Although Susan Puckett, former longtime food editor of the Atlanta Journal-Constitution , grew up in Jackson, Miss., she didn't experience the Delta - the state's


Six Ways To Connect With Great Food Experiences During Your Holiday Travels

Although Susan Puckett, former longtime food editor of the Atlanta Journal-Constitution, grew up in Jackson, Miss., she didn't experience the Delta - the state's storied northwest corner, which stretches from the Tennessee border to Vicksburg - until she was a college student dating a boy from Greenwood. He took her to Lusco's, where cotton planters since 1933 have been celebrating harvests with t-bone dinners served in curtained booths.

"I have spent the better part of my life writing about food, in a career that has taken me to top restaurants all over the country," Puckett writes in her new culinary travelogue, Eat Drink Delta: A Hungry Traveler's Journey Through the Soul of the South, evocatively illustrated by photographer Langdon Clay. "Yet few of those experiences have made an impression as lasting as Lusco's."

More than 30 years after that memorable meal, Puckett plotted her return to the region. She wanted to poke into every overlooked edible cranny of the Delta and discover the stories behind institutions such as Lusco's.

But the staunchly rural Delta, while home to extraordinarily welcoming people, isn't immediately hospitable to modern tourists. There aren't any interstates, or glitzy visitors' centers. There isn't much of anything to see: First-time visitors are always struck by the flatness and sparseness of the terrain, where the most valuable resource lies underfoot. Yet few Mississippians have wrung wealth from the fertile soil: The Delta is painfully poor. In Coahoma County, home to Clarksdale, the per capita personal income in 2000 was $19,041. The same statistic for the Seattle metro area was nearly $40,000.

So how does a culinary explorer approach a region without a ready-made itinerary? I rang up Puckett, a friend from the Association of Food Journalists and the Southern Foodways Alliance, to ask her advice for holiday travelers who find themselves in hometowns or new cities without any obvious food-related destinations.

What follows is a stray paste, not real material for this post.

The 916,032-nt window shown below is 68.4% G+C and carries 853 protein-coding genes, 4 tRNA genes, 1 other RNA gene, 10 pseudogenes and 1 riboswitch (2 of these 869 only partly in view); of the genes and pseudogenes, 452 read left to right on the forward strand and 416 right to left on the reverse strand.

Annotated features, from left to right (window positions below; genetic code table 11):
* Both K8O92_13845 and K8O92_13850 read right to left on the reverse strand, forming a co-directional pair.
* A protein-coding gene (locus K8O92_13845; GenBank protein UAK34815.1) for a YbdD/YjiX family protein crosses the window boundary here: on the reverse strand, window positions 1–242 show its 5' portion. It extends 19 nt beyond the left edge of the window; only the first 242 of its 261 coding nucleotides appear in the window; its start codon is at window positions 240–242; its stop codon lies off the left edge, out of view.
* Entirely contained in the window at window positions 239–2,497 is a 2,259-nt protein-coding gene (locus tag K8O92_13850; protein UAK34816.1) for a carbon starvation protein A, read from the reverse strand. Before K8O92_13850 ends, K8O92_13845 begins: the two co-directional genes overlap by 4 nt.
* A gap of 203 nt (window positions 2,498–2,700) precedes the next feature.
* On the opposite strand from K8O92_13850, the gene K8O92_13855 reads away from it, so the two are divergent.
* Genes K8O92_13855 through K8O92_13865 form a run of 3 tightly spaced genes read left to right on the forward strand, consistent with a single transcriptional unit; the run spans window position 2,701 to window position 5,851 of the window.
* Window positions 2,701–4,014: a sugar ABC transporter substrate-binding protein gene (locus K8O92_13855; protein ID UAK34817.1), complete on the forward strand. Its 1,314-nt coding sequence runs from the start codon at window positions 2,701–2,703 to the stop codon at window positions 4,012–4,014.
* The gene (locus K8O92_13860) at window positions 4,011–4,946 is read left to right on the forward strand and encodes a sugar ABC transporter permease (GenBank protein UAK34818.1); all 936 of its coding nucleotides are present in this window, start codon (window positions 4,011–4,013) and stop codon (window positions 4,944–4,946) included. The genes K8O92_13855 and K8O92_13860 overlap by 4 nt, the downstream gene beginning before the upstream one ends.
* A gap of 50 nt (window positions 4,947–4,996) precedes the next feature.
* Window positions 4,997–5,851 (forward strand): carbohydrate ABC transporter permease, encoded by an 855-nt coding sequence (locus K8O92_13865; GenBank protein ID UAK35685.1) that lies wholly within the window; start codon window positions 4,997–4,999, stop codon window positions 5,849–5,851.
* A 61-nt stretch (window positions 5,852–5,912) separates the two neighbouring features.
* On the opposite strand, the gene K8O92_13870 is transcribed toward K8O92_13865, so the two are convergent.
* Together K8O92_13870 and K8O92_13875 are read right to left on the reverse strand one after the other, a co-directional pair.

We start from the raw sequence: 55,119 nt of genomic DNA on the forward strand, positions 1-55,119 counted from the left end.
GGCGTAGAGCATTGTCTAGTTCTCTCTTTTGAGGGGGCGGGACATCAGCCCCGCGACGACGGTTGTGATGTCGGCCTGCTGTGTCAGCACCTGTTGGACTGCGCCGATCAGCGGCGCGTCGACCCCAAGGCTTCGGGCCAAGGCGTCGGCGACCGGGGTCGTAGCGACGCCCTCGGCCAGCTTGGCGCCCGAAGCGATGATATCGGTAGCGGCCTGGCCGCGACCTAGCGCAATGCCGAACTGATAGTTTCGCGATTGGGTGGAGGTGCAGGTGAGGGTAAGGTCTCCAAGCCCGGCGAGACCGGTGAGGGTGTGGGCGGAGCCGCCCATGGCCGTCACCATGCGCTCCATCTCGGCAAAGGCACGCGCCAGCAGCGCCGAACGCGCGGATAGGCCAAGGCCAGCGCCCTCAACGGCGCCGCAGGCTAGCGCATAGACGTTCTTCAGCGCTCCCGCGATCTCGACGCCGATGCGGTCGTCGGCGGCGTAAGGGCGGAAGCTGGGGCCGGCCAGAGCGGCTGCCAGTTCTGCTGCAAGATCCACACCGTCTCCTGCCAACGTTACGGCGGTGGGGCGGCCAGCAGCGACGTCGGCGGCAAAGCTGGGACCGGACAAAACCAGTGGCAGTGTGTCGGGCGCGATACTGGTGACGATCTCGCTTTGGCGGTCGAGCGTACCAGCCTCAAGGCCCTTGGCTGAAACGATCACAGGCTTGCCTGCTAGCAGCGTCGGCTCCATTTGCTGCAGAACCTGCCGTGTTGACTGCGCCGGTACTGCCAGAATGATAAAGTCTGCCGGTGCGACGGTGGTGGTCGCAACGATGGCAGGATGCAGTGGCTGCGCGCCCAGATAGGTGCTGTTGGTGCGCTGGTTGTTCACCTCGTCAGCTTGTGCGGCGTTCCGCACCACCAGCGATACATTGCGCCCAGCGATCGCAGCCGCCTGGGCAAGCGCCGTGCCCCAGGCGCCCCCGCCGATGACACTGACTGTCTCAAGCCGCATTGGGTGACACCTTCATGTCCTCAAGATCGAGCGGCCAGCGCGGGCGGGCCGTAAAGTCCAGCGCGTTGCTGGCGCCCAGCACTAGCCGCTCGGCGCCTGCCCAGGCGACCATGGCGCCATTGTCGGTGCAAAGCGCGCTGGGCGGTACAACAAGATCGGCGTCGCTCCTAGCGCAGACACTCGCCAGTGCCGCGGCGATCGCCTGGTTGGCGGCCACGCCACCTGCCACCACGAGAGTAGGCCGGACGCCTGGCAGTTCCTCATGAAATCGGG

1. Don't show up unprepared.

"The best thing is to do your homework ahead of time," Puckett says. "But not just book research." Puckett says the best tips are usually gleaned from friends, or friends of friends, who are easy to locate through Facebook. "Even if they're not a foodie, they probably have a friend who is," she says.

2. Don't be shy.

"Honestly, I just yakked," Puckett says of her many research road trips. "I talked to hundreds of people."

3. Don't let the online landscape discourage you.

Very few restaurants in the Delta have websites, and reader review sites aren't as active there as elsewhere. But Puckett discovered most restaurants have Facebook pages, and she was able to gauge a restaurant's quality by scanning the lists of people who've friended them and things the restaurant likes.

4. Don't fall into the anti-elitist trap.

Many food lovers believe there's an inverse relationship between a restaurant's cleanliness and the quality of its food. Turns out, shabby restaurants often serve shabby food. Puckett warns against picking restaurants for their rustic appearance. "Just trying to drive in and try things on your own, I do not recommend that," she says. "The chances of being disappointed are about 50 to 1."

5. Don't get cold feet.

Following leads may land you in venues that don't look quite right. When Puckett approached Fratesi Grocery in Leland, she thought it was "a plain old gas station." Indeed, one side of the store is stocked with kerosene for hunters' lanterns, and the other side features a wooden box of minnows. But there's also an Italian deli case, "with imported capers and really good meats. They do a booming lunch business." The mufalettas are especially wonderful, she says.

Over in Cleveland, Gentle Lee Rainey runs Delta Fast Food. "It looks like this mom-and-pop where you can get toilet paper and dishwashing detergent, but his tamales are fantastic," she says. "They have chitterlings and hogmaw."

6. Don't forget why you're adventuring.

"You have to think about what it is you're after," Puckett says. "If all you're focused on is having the best hamburger, you may be disappointed. But, for me, I want to get that story to go with it." That means sometimes choosing a venue with character over an award-winning restaurant - and knowing how to find it.

"Finding these places takes work and dedication," Puckett says. "But when it pays off, it pays off big time."

Follow Voracious on Facebook & Twitter. Follow me at @hannaraskin

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